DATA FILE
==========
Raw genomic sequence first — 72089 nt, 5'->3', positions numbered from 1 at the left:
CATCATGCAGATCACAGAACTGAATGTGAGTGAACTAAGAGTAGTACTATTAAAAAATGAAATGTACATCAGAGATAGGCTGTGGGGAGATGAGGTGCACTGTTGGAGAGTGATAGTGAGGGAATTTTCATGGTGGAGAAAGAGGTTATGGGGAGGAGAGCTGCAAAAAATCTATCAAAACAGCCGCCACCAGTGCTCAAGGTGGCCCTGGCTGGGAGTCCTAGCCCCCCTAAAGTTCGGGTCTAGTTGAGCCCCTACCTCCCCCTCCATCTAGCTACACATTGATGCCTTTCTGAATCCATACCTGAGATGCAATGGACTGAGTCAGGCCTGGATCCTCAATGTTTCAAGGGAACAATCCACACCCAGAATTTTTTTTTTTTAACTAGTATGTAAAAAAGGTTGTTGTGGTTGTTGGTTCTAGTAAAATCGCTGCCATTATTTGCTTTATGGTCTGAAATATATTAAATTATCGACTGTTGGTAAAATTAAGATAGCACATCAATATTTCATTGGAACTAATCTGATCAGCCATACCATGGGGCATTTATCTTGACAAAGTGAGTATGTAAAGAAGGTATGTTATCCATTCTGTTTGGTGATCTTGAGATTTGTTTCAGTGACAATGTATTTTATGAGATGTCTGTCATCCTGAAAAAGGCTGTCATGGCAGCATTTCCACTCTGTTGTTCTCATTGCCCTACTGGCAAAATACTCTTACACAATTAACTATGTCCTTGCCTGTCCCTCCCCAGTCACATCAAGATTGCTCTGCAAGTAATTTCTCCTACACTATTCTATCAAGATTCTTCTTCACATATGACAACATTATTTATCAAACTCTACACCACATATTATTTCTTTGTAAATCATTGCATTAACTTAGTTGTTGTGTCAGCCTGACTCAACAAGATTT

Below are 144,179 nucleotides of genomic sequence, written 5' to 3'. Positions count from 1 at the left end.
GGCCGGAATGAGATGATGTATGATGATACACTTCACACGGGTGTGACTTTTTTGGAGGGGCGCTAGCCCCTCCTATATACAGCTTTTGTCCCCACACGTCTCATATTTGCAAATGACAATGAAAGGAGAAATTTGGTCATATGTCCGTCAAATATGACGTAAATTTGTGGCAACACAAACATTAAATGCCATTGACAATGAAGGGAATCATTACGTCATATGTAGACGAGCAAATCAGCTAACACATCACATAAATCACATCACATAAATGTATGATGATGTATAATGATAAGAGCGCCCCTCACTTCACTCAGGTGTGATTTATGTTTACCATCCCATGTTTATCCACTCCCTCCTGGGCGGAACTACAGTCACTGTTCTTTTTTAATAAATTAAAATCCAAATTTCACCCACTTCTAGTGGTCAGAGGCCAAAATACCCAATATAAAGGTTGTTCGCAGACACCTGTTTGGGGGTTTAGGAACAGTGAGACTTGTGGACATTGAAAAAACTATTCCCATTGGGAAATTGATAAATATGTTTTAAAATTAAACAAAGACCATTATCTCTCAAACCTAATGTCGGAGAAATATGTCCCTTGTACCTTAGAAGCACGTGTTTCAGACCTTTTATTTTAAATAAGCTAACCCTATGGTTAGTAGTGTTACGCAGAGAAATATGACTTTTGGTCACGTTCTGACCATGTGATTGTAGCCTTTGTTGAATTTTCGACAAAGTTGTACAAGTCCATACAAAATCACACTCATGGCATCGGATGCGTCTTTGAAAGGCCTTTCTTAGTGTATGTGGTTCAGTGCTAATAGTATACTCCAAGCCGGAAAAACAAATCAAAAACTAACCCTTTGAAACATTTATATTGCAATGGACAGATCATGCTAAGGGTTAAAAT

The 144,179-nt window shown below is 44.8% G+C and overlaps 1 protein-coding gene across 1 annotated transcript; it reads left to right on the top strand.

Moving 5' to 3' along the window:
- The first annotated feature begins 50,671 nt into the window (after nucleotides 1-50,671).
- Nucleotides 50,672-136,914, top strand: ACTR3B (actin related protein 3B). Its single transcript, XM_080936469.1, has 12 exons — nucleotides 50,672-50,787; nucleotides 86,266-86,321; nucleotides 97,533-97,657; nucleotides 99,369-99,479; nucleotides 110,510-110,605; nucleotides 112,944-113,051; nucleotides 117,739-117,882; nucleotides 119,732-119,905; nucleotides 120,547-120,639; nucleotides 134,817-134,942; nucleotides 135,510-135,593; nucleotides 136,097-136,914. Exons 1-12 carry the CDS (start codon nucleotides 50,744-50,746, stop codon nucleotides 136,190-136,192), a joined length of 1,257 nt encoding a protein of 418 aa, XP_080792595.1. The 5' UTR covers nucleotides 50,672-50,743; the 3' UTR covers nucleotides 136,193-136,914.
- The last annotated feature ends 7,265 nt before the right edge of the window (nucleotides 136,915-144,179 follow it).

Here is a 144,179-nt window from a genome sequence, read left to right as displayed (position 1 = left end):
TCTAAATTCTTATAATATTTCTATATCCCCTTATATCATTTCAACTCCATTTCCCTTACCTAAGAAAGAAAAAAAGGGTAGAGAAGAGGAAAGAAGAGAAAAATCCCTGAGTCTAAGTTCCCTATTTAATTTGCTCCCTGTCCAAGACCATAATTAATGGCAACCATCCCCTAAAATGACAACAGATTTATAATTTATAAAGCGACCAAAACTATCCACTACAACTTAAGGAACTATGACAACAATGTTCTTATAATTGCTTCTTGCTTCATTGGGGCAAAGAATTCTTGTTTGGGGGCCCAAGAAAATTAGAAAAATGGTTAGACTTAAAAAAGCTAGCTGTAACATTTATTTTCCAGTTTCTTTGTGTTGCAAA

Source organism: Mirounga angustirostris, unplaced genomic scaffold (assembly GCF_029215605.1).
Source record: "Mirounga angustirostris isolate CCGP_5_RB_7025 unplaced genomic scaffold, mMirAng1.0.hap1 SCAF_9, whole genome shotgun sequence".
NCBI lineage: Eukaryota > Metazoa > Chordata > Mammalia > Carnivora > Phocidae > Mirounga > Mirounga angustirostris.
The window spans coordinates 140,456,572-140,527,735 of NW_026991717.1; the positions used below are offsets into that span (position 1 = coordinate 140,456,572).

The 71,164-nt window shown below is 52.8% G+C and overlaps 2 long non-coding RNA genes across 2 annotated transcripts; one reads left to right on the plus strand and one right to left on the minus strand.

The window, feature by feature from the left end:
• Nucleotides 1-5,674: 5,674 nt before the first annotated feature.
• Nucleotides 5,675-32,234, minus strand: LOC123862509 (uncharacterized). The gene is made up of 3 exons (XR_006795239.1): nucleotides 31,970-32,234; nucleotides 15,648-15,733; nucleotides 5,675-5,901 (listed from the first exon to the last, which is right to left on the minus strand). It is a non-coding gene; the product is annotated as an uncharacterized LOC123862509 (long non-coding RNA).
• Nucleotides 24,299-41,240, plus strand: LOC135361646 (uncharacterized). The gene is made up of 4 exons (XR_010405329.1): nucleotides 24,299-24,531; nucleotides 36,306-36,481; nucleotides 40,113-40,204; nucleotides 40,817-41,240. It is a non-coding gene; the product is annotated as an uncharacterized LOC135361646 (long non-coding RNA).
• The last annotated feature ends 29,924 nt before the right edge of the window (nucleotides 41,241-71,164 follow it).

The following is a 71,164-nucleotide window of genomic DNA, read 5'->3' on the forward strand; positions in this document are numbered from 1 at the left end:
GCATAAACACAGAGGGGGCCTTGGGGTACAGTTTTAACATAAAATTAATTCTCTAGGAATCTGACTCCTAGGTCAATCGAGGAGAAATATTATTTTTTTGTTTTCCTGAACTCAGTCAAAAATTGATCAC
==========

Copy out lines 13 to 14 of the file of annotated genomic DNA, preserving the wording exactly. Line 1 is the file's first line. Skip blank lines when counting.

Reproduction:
Source record: "Mirounga angustirostris isolate CCGP_5_RB_7025 unplaced genomic scaffold, mMirAng1.0.hap1 SCAF_9, whole genome shotgun sequence".
NCBI lineage: Eukaryota > Metazoa > Chordata > Mammalia > Carnivora > Phocidae > Mirounga > Mirounga angustirostris.